Ken Bronstein was excited to notify us of a great coup: six members of his organization, the New York City Atheists, attended Mayor Bloomberg’s annual Interfaith Breakfast this weekend. It’s believed to be the first time nonbelievers have been invited, as nonbelievers, to the event.
We asked Bronstein why atheists would even want to attend an Interfaith Breakfast, seeing as they don’t, in point of fact, have faith.
“Oh, we have faith,” Bronstein told us. “Just not in God.”
A spokesman from the Mayor’s office confirmed that the Mayor had invited the guests as members of NYC Atheists, and “in his remarks did certainly welcome those who, while not professing a particular faith, do love the city, recognizing the importance of working together for the common good of the people of New York City.”
This is a very promising development. It is one more example of the positive effects of the increased visibility of athiesm in the last few years.
Bronstein finds the invitation, like the mention President Obama made of nonbelievers in his Inaugural Address, a sign of a “dramatic shift” in attitudes toward unchurched Americans.
“When I first got involved with NYC Atheists five years ago,” he said, “we had to put all our newsletters in envelopes, because most of our [regular-mail] subscribers didn’t want peoiple to know they were getting mail from us. I don’t have to do that anymore.”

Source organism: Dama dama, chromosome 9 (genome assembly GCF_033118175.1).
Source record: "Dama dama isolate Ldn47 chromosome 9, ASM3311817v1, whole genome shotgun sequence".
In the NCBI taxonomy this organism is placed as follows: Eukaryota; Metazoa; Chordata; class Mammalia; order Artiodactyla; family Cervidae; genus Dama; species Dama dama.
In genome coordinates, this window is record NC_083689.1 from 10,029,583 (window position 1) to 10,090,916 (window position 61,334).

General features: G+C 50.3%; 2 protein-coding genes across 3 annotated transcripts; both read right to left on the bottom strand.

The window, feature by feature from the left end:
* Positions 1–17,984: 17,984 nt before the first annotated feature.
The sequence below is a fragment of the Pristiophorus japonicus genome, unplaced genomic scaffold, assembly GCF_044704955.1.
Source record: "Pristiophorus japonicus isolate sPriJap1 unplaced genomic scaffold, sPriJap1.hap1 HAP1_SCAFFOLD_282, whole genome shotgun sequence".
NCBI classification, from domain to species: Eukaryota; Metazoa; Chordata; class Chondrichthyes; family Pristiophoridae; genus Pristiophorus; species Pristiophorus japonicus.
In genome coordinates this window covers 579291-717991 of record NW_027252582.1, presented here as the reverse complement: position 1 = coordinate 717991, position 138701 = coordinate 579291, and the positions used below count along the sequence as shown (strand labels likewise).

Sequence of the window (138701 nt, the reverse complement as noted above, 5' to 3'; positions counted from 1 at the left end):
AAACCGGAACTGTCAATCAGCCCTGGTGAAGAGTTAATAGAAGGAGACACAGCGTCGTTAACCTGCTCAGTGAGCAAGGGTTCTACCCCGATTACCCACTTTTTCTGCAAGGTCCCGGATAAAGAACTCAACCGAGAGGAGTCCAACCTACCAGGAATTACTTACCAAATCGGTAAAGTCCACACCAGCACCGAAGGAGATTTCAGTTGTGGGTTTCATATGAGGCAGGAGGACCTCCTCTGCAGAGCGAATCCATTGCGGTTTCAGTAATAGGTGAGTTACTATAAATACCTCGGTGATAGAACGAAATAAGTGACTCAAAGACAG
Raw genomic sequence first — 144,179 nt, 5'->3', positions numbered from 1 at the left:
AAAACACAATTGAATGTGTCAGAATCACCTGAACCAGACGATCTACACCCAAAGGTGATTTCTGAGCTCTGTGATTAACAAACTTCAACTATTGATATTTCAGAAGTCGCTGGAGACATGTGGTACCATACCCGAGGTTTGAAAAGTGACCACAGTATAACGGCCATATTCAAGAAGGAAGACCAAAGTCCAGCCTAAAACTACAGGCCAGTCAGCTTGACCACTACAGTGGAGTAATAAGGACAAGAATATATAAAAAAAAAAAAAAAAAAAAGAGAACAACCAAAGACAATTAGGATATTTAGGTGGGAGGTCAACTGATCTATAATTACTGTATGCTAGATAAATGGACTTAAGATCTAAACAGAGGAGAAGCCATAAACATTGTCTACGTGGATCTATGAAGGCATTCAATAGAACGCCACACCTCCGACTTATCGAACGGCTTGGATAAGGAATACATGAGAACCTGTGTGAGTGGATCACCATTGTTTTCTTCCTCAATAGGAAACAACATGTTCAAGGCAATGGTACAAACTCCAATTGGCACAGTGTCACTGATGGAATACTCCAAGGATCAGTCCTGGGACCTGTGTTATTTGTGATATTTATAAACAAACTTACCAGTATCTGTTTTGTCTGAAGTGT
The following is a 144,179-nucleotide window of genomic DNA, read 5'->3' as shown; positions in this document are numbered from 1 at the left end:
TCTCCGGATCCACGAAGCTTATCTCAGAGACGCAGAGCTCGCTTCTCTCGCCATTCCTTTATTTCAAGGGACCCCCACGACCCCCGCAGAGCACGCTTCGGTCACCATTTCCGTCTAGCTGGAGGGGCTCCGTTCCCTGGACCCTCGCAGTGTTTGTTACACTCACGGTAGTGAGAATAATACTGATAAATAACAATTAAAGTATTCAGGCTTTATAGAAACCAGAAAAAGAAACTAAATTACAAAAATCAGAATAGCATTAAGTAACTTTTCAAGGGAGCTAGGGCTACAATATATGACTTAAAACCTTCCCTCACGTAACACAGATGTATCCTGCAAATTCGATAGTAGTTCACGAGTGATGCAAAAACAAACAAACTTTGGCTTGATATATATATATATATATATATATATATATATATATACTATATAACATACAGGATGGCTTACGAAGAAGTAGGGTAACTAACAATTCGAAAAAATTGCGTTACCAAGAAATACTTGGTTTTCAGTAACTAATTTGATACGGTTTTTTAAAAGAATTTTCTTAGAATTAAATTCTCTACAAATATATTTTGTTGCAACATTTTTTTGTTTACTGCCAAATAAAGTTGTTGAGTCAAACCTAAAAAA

One of the main goals of the New Atheist books was to raise the visiblity and social acceptability of non-religious views of the world. Here are two data points to suggest they are having an effect. Another is the findings of the American Religious Identification Survey from 2008, which showed impressive increases in the number of atheists, agnostics, and people claiming no religious identification over the last 20 years.
Just to be clear, I am not saying that the New Atheist books are the only cause, or even the main cause, of these trends. It is not as if we can do the experiment of replaying the last six years without the New Atheist books to see what would have happened without them. Long-term social trends can not be explained by anything as simple as the publication of a few books. The success of the NA books is as much the result of the increased acceptability of secular views as it is the cause of it.
Instead I have two more modest points. The first is that it is hard to belive that the NA books, and the ongoing barrage of media chatter they sparked, have not had some effect on increasing the visibility and acceptance of atheism. How could it be otherwise? Advertising works; sitting quietly in your corner does not. Michael Bloomberg has been the mayor of New York since 2001, but it was not until this year that he invited members of atheist groups to his interfaith breakfast. Did this idea just come to him in a flash of inspiration? Or has he been influenced by the increased visibility of atheism due in part to the NA books?
The second is that I see no evidence of any religious backlash in any of these developments. By far the biggest criticism of the NA’s is that they are in some way “hurting the cause,” where the precise nature of “the cause” is seldom spelled out. That the poll numbers are going in the right direction, and that we now have two major American politicians going out of their way to be inclusive of nonbelievers do not support that contention. Are other recent developments showing people flocking to conservative religion as a result of the bellicose tone of Dawkins, Hitchens and Harris? Perhaps someone can point them out to me in the comments.